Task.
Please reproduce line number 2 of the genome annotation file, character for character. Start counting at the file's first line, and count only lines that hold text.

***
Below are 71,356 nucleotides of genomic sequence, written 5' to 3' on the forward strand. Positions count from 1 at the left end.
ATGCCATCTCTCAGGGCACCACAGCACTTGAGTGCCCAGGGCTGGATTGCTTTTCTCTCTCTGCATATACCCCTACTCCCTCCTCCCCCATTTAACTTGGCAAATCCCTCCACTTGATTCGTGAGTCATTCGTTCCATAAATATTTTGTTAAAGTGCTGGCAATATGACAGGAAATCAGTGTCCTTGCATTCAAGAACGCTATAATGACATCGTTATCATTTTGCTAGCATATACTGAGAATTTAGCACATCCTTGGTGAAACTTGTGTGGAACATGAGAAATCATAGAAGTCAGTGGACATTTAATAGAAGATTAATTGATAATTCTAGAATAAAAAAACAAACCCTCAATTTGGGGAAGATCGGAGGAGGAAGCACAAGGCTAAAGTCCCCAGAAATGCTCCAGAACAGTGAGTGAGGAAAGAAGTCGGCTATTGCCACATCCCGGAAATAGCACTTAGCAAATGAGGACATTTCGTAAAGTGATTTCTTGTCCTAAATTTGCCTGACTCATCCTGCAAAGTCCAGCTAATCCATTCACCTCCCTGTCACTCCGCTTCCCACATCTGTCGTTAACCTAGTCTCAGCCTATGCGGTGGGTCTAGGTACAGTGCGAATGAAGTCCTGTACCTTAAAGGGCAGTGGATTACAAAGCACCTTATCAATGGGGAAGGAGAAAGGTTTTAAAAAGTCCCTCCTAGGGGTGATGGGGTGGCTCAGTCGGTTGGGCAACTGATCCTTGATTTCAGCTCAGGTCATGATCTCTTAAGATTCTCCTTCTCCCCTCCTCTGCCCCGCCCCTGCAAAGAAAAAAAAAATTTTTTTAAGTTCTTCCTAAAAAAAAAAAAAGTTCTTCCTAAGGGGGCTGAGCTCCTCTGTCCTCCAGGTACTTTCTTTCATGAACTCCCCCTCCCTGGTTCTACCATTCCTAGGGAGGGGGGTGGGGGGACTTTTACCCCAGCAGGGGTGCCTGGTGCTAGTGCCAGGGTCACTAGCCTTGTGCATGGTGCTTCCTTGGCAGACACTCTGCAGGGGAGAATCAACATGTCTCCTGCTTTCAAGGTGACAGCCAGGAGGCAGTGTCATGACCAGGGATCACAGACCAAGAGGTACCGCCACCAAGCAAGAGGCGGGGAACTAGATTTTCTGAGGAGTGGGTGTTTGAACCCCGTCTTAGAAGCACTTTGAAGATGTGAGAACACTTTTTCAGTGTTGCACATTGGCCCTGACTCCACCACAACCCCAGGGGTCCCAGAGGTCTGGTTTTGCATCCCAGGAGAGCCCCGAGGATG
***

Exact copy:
ATGCCATCTCTCAGGGCACCACAGCACTTGAGTGCCCAGGGCTGGATTGCTTTTCTCTCTCTGCATATACCCCTACTCCCTCCTCCCCCATTTAACTTGGCAAATCCCTCCACTTGATTCGTGAGTCATTCGTTCCATAAATATTTTGTTAAAGTGCTGGCAATATGACAGGAAATCAGTGTCCTTGCATTCAAGAACGCTATAATGACATCGTTATCATTTTGCTAGCATATACTGAGAATTTAGCACATCCTTGGTGAAACTTGTGTGGAACATGAGAAATCATAGAAGTCAGTGGACATTTAATAGAAGATTAATTGATAATTCTAGAATAAAAAAACAAACCCTCAATTTGGGGAAGATCGGAGGAGGAAGCACAAGGCTAAAGTCCCCAGAAATGCTCCAGAACAGTGAGTGAGGAAAGAAGTCGGCTATTGCCACATCCCGGAAATAGCACTTAGCAAATGAGGACATTTCGTAAAGTGATTTCTTGTCCTAAATTTGCCTGACTCATCCTGCAAAGTCCAGCTAATCCATTCACCTCCCTGTCACTCCGCTTCCCACATCTGTCGTTAACCTAGTCTCAGCCTATGCGGTGGGTCTAGGTACAGTGCGAATGAAGTCCTGTACCTTAAAGGGCAGTGGATTACAAAGCACCTTATCAATGGGGAAGGAGAAAGGTTTTAAAAAGTCCCTCCTAGGGGTGATGGGGTGGCTCAGTCGGTTGGGCAACTGATCCTTGATTTCAGCTCAGGTCATGATCTCTTAAGATTCTCCTTCTCCCCTCCTCTGCCCCGCCCCTGCAAAGAAAAAAAAAATTTTTTTAAGTTCTTCCTAAAAAAAAAAAAAGTTCTTCCTAAGGGGGCTGAGCTCCTCTGTCCTCCAGGTACTTTCTTTCATGAACTCCCCCTCCCTGGTTCTACCATTCCTAGGGAGGGGGGTGGGGGGACTTTTACCCCAGCAGGGGTGCCTGGTGCTAGTGCCAGGGTCACTAGCCTTGTGCATGGTGCTTCCTTGGCAGACACTCTGCAGGGGAGAATCAACATGTCTCCTGCTTTCAAGGTGACAGCCAGGAGGCAGTGTCATGACCAGGGATCACAGACCAAGAGGTACCGCCACCAAGCAAGAGGCGGGGAACTAGATTTTCTGAGGAGTGGGTGTTTGAACCCCGTCTTAGAAGCACTTTGAAGATGTGAGAACACTTTTTCAGTGTTGCACATTGGCCCTGACTCCACCACAACCCCAGGGGTCCCAGAGGTCTGGTTTTGCATCCCAGGAGAGCCCCGAGGATG